- Vaccinated people who go on to become infected are ‘far less likely’ to die or be hospitalised. "Overall, hospitalisation and death from COVID-19 will be reduced by over 75% in those who have received a dose of the Pfizer-BioNTech vaccine."
- The risk of dying in those aged 80+ is less than half (56%) in vaccinated cases compared to unvaccinated cases, at least 14 days after receiving the first dose.
- Those aged 80+ who develop COVID-19 infection after vaccination are around 40% less likely to be hospitalised than someone with infection who has not been vaccinated.
The SIREN study also references studies from Israel – the country with the highest per capita level of vaccinations – which demonstrated vaccine effectiveness of 75% from 15-28 days following the first dose in reducing symptomatic infection.
Commenting on the English data, the UK's Health Secretary Matt Hancock said: "This crucial report shows vaccines are working – it is extremely encouraging to see evidence that the Pfizer vaccine offers a high degree of protection against coronavirus.
"It is important that we see as much evidence as possible on the vaccine’s impact on protection and on transmission, and we will continue to publish evidence as we gather it."
Scotland: 'First doses of vaccines led to substantial fall in hospital admissions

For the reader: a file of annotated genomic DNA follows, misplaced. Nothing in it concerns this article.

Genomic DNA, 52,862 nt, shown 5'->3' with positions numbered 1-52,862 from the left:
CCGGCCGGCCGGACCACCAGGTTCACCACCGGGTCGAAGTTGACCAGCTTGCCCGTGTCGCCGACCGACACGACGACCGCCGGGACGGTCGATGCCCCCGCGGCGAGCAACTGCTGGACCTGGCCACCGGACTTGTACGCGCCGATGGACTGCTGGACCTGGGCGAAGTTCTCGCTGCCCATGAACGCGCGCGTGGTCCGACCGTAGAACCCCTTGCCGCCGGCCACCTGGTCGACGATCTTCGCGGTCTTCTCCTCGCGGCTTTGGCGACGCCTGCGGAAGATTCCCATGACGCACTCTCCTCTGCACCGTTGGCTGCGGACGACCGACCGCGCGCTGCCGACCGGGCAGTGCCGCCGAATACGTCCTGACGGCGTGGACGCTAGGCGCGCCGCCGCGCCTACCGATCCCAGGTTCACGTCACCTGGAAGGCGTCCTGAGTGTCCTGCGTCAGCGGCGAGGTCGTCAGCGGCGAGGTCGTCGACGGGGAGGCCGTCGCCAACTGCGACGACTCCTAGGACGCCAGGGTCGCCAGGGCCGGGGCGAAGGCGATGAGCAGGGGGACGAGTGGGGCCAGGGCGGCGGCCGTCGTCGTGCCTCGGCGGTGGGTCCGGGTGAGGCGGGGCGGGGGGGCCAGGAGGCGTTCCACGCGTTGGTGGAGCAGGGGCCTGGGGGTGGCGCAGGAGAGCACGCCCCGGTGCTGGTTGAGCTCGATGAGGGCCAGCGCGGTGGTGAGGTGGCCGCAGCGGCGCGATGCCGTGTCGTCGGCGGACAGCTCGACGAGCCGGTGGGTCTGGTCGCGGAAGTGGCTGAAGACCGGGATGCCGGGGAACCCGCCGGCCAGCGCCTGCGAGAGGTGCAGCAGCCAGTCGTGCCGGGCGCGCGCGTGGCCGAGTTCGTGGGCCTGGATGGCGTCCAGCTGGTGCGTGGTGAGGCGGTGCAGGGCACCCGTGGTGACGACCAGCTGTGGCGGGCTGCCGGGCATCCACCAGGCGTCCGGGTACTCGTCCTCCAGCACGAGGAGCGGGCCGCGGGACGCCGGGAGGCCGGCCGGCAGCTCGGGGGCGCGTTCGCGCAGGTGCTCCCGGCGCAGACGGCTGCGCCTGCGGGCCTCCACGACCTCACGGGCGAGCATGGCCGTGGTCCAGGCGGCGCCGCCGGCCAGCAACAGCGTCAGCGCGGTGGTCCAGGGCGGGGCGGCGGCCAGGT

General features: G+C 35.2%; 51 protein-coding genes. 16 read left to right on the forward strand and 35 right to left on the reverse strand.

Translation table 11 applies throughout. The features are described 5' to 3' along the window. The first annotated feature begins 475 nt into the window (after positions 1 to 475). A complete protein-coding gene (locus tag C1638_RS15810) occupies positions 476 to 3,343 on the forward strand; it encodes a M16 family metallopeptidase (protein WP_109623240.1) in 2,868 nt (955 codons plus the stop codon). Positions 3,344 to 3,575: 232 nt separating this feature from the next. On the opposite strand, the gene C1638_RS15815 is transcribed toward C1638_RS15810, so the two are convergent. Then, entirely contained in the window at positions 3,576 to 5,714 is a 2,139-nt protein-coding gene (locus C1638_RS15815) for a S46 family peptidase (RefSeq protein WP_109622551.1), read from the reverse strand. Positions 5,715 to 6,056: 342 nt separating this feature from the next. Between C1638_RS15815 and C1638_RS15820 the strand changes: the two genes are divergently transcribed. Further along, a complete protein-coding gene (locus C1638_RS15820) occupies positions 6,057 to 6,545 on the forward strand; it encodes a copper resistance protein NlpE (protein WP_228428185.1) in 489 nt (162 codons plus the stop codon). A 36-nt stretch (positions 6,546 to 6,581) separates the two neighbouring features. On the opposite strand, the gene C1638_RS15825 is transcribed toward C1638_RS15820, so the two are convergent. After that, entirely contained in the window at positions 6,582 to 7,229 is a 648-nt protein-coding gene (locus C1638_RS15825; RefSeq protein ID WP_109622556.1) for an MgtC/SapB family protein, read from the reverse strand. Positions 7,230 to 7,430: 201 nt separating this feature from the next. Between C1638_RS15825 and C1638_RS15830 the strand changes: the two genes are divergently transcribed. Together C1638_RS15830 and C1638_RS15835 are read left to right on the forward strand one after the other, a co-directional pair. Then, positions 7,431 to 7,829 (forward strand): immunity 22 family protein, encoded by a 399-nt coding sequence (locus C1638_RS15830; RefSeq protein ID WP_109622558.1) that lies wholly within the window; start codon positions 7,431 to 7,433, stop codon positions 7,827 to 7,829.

Meanwhile, a pre-print study published yesterday says the rollout of the Pfizer/BioNTech and Oxford/AstraZeneca vaccines in Scotland has led to 'a substantial fall in severe COVID-19 cases requiring hospital admission.'
The study - which covers both Pfizer and AstraZeneca vaccines - shows that the risk of hospitalisation from COVID-19 fell by up to 85% (Pfizer) and 94% (AZ) four weeks after vaccination of the first doses.
The researchers used a dataset that covers the entire Scottish population (5.4 million people) to compare outcomes for people in Scotland who had received their first dose of a covid-19 vaccine between 8 December and 15 February. During this period, 1.14 million vaccines were administered and 21% of the Scottish population received a first dose: 650 000 people received the Pfizer BioNTech vaccine and 490 000 the Oxford AstraZeneca vaccine.
Data defends second dose delay, says UK Government